I disagree with the suggestion that Singapore should find ways of legally accommodating the Airbnb phenomenon (Short-term home stays need rules; April 20).
First, we should recognise that the overriding purpose of short-term rentals is not any idealistic notion of enriching the visitor experience or to facilitate a "taste of authentic life".
Tourists almost always choose Airbnb-style lodgings because they are significantly cheaper than the prevailing market rate of other accommodations.
Second, the supposed advantages of short-term rentals in terms of revenue cannot be so trivially weighed against the "disamenities" of liberalisation.
As the risks and harms of permitting short-term stays often affect a large number of other residents, one questions the wisdom of privileging the very few who choose to rent out their properties. Bearing these factors in mind, it is clear that the Airbnb business model, and any move to legitimise it, benefits a vocal minority while inconveniencing a significant majority.
This runs contrary to the principles of strata living as outlined by the Building and Construction Authority, which emphasises communitarian thinking, shared responsibility and collective decision-making.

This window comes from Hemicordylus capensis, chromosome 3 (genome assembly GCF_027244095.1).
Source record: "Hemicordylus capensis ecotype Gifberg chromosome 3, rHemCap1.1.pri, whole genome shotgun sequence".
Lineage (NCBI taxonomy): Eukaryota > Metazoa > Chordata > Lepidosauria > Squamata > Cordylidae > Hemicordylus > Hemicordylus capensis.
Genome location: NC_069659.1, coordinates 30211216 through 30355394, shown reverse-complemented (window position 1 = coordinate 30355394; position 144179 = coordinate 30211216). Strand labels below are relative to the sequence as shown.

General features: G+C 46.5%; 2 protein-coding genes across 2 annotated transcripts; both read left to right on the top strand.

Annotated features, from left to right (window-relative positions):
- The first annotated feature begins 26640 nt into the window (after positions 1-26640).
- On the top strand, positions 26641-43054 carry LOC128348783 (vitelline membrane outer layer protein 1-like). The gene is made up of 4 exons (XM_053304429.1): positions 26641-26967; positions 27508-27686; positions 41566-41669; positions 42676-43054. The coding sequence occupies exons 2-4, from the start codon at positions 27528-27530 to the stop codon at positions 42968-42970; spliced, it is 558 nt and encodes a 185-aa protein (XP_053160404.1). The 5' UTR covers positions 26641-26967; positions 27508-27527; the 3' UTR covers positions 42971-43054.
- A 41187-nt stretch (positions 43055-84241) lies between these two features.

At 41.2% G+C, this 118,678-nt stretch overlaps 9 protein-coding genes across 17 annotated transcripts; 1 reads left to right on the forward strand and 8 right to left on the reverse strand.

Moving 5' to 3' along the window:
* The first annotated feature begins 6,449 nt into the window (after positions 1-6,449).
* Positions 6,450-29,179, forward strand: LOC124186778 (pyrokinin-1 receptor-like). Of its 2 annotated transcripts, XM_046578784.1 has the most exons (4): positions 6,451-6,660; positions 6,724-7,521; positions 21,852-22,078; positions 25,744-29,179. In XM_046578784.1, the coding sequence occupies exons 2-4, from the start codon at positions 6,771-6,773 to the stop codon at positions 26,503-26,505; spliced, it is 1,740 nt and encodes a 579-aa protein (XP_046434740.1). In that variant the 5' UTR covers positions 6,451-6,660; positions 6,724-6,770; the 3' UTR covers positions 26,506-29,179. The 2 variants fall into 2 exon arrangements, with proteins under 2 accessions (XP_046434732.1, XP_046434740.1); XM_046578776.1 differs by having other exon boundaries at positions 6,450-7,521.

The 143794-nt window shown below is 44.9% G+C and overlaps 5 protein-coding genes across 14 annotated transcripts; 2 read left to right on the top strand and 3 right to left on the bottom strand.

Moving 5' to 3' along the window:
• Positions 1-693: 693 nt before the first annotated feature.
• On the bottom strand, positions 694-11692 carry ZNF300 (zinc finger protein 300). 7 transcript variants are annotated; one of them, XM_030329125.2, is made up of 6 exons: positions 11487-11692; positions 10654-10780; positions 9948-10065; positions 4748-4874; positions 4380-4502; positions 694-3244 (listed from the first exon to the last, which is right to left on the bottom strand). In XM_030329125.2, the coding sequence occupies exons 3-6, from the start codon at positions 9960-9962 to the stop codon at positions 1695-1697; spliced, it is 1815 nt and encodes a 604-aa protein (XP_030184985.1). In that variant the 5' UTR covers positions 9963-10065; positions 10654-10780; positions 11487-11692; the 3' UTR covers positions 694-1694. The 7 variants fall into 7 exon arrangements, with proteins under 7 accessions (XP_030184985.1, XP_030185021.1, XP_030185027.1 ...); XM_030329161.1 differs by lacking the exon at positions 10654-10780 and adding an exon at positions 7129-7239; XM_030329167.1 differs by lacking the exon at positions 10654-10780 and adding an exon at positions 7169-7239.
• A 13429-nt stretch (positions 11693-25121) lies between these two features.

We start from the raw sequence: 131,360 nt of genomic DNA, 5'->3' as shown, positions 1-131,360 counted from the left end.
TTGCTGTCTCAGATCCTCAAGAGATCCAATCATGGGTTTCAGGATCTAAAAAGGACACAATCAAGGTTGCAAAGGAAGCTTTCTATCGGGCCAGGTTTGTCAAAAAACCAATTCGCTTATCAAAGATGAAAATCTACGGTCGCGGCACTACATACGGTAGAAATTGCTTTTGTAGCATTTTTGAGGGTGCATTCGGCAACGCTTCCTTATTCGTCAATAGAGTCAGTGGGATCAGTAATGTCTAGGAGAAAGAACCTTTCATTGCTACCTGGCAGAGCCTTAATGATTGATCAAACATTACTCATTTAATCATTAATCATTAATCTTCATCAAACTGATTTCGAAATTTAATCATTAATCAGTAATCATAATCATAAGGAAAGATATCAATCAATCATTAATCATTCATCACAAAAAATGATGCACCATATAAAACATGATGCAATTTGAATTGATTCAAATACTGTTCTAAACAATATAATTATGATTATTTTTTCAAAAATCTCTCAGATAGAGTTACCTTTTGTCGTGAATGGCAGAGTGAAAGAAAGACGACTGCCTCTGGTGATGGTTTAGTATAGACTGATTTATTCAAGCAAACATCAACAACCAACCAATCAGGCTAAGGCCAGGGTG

As the risks and harms of permitting short-term stays often affect a large number of other residents, one questions the wisdom of privileging the very few who choose to rent out their properties.
No subsidiary proprietor has the right to benefit from short-term rentals (Condos should get 100% consent on home-sharing, by Mr Toh Cheng Seong; April 18).
Moreover, middle-man technology providers create wealth for themselves and provide little employment benefits.
Adapting to alternative business models in a rapidly changing global economy is one thing, but acting on the highly simplistic premise of "keeping pace with the times" is simply fallacious.
Bearing in mind the dark side of the sharing economy, there ought to be more careful consideration of the likely wide-reaching social impact.
Paul Chan Poh Hoi